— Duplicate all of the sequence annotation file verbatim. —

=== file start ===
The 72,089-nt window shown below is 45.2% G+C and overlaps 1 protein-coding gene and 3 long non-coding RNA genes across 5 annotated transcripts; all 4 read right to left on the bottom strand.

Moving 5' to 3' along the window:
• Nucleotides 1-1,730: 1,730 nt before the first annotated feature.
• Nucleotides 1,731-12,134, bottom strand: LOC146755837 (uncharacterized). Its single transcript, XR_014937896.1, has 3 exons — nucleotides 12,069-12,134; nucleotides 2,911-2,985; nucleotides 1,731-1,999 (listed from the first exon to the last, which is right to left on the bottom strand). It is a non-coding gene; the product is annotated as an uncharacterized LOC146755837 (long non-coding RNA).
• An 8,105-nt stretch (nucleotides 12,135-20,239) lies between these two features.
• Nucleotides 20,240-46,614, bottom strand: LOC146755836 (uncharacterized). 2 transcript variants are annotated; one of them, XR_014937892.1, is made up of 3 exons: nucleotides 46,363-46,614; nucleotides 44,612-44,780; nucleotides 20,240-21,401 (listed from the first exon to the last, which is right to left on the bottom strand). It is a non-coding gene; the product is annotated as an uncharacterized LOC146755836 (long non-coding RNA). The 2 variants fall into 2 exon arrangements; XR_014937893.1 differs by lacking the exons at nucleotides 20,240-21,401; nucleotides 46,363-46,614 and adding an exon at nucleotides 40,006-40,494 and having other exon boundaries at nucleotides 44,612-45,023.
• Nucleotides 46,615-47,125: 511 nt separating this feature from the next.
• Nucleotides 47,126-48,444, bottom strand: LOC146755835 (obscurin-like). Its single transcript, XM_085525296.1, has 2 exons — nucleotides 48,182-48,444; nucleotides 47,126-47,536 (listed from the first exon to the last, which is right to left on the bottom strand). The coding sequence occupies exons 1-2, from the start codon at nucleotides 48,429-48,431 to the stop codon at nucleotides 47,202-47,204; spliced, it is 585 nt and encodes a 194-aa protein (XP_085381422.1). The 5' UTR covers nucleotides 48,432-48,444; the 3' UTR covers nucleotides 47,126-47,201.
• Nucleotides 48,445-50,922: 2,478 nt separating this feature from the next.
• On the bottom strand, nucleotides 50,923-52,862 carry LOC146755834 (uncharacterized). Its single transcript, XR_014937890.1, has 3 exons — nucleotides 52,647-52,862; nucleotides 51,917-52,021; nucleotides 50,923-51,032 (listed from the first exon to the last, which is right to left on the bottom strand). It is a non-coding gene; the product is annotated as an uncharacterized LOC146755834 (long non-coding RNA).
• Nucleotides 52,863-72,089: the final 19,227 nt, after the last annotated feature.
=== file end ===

The 72,089-nt window shown below is 45.2% G+C and overlaps 1 protein-coding gene and 3 long non-coding RNA genes across 5 annotated transcripts; all 4 read right to left on the bottom strand.

Moving 5' to 3' along the window:
• Nucleotides 1-1,730: 1,730 nt before the first annotated feature.
• Nucleotides 1,731-12,134, bottom strand: LOC146755837 (uncharacterized). Its single transcript, XR_014937896.1, has 3 exons — nucleotides 12,069-12,134; nucleotides 2,911-2,985; nucleotides 1,731-1,999 (listed from the first exon to the last, which is right to left on the bottom strand). It is a non-coding gene; the product is annotated as an uncharacterized LOC146755837 (long non-coding RNA).
• An 8,105-nt stretch (nucleotides 12,135-20,239) lies between these two features.
• Nucleotides 20,240-46,614, bottom strand: LOC146755836 (uncharacterized). 2 transcript variants are annotated; one of them, XR_014937892.1, is made up of 3 exons: nucleotides 46,363-46,614; nucleotides 44,612-44,780; nucleotides 20,240-21,401 (listed from the first exon to the last, which is right to left on the bottom strand). It is a non-coding gene; the product is annotated as an uncharacterized LOC146755836 (long non-coding RNA). The 2 variants fall into 2 exon arrangements; XR_014937893.1 differs by lacking the exons at nucleotides 20,240-21,401; nucleotides 46,363-46,614 and adding an exon at nucleotides 40,006-40,494 and having other exon boundaries at nucleotides 44,612-45,023.
• Nucleotides 46,615-47,125: 511 nt separating this feature from the next.
• Nucleotides 47,126-48,444, bottom strand: LOC146755835 (obscurin-like). Its single transcript, XM_085525296.1, has 2 exons — nucleotides 48,182-48,444; nucleotides 47,126-47,536 (listed from the first exon to the last, which is right to left on the bottom strand). The coding sequence occupies exons 1-2, from the start codon at nucleotides 48,429-48,431 to the stop codon at nucleotides 47,202-47,204; spliced, it is 585 nt and encodes a 194-aa protein (XP_085381422.1). The 5' UTR covers nucleotides 48,432-48,444; the 3' UTR covers nucleotides 47,126-47,201.
• Nucleotides 48,445-50,922: 2,478 nt separating this feature from the next.
• On the bottom strand, nucleotides 50,923-52,862 carry LOC146755834 (uncharacterized). Its single transcript, XR_014937890.1, has 3 exons — nucleotides 52,647-52,862; nucleotides 51,917-52,021; nucleotides 50,923-51,032 (listed from the first exon to the last, which is right to left on the bottom strand). It is a non-coding gene; the product is annotated as an uncharacterized LOC146755834 (long non-coding RNA).
• Nucleotides 52,863-72,089: the final 19,227 nt, after the last annotated feature.